Cherie Harder: Things I thought were quite interesting about reading your book, as you point out, the dangers of thinking of our neighbor as either evil and stupid, as opposed to simply misguided. But crowds, you point out, actually have both a lower cognitive and moral threshold than individuals. So in some ways, crowds, and of course the Internet is the ultimate crowd, is more predisposed to act in either an evil or stupid way than any individual. If anything, we have become a society far more reliant on social media. What do you think the prospects are that we will become more loving and compassionate?

Arthur Brooks: I think the prospects are good, and I’m not just a Pollyanna. I’m not just an optimist. I’m looking at the historical precedent. We tend to go rail to rail between love and fear and our politics in this country. That does not mean that when somebody is a love-based politician that that person is not ever going to act on fear, or there never will be any fear. But there’s one predominant language that we’ll actually see in American politics or for that matter, any social movement. What gives me hope is that people don’t like fear-based politics. They may engage in it. I mean, look, if you have a choice between two bullies, you’ll not really like either bully, but you’re going to go with your bully because you want to be protected from the other bully. And that’s a fear-based environment right now. And I look at the data on how people think about American politics. Ninety-three percent, literally, ninety-three percent of Americans say they hate how divided we have become. And I see similar numbers in other countries. A lot of people are watching us today are from other places. I see very similar numbers coming out of the UK, coming out of France, coming out of Spain, for example. They hate how divided we’ve become, but they don’t know what to do. Well, there’s an old saying in public policy that things that can’t persist forever won’t. And so, this is a market opportunity when people—ninety-three percent of Americans hate it. They don’t know how to break out of this paradigm. We will actually see politicians, we will see leaders, we will see social movements that crop up on the basis of trying to do something better. How long will it take? We don’t know. Ordinarily, as an empirical matter, it takes between ten and twenty years after a financial crisis. In other words, here’s the good news: we’re due. So, how does it happen? And the answer is with all of us, with each one of us. You know, none of us, there’s nobody tuning in to the Trinity Forum to listen to Cherie and Arthur talk about reconciliation, and love, and loving your enemy and saying, “Yeah, I hate all that stuff. That stuff’s stupid.” We’re a sympathetic community to these ideas, right? So what can we do? And the answer is we model the behavior, we demand the behavior, we refuse to reward the behavior that we abhor, which is to say, hating our enemies, and in so doing, we will be happier. We’ll make other people happier. We have the prospect of at least being the beginning of some sort of a movement because each one of us is blessed with leadership responsibilities at least, or some leadership. Everybody has some leadership, and people will want more of that. People will want more of the love that we show. Remember Tertullian in the fourth century, this early Christian, he talked about the amazing effect that the early Christians were having on their environment and on the Romans around them. And he said that the Romans, they’ll take the Christians, and put them in the Colosseum, and feed them to the lions, and do these horrible things to them. But, they’re just amazed at how much they love each other and even love their enemies, and he said that people were coming across to their religion, the religion of the persecuted because of the power, the example of love. We can still do that. We are the early church. We will always be the early church but only if we remember that love must radiate from us because it is our ultimately—it is our only apostolate.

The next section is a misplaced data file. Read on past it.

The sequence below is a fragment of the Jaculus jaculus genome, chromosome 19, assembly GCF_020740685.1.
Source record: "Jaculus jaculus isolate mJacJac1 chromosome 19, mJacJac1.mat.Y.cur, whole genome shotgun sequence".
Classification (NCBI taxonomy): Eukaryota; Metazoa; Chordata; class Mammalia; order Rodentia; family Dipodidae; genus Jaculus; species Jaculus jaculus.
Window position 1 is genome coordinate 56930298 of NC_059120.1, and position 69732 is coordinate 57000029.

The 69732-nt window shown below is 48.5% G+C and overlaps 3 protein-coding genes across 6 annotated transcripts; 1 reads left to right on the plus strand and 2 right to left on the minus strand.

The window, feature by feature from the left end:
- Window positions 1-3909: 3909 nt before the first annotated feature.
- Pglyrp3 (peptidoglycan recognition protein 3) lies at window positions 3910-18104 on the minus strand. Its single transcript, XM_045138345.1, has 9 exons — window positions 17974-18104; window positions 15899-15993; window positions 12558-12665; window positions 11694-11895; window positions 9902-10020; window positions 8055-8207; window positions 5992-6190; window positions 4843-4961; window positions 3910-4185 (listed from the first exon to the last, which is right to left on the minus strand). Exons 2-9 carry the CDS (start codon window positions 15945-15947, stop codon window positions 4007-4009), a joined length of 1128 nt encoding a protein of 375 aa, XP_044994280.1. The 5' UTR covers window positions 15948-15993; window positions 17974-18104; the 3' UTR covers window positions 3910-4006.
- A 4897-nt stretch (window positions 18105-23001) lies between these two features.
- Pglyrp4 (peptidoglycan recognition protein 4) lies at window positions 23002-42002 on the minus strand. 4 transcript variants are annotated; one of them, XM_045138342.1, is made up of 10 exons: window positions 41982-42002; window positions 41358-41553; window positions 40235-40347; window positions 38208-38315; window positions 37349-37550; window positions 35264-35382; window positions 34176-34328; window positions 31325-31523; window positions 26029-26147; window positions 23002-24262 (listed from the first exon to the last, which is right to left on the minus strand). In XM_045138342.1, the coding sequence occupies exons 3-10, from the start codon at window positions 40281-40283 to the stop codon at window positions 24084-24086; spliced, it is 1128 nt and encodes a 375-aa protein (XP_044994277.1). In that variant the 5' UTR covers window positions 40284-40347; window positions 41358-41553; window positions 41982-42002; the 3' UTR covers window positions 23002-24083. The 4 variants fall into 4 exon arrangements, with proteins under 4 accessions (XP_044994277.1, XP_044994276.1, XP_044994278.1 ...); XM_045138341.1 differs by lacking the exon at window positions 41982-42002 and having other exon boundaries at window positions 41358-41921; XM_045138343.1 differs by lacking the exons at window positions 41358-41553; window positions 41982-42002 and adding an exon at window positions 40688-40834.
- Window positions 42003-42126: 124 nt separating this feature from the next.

Cherie Harder: So, Arthur, I can imagine there are people listening and thinking, “Oh, that sounds great, but let’s look at reality.” People say they want more harmony, more grace. Who do they actually vote for? You gave a story in your own book about your fellow symphony members who all kind of complained about the dictatorial conductor but said, “Ah, but he was needed.” And even though we look at some of the most gracious, forgiving, forbearing leaders in history who nevertheless exercised decisive leadership, whether it’s Abraham Lincoln, or Martin Luther King Jr., or Nelson Mandela, or Václav Havel, they all were either victims or at least had assassination attempts on them. So, what is the disconnect between what we think we want and then what we actually do?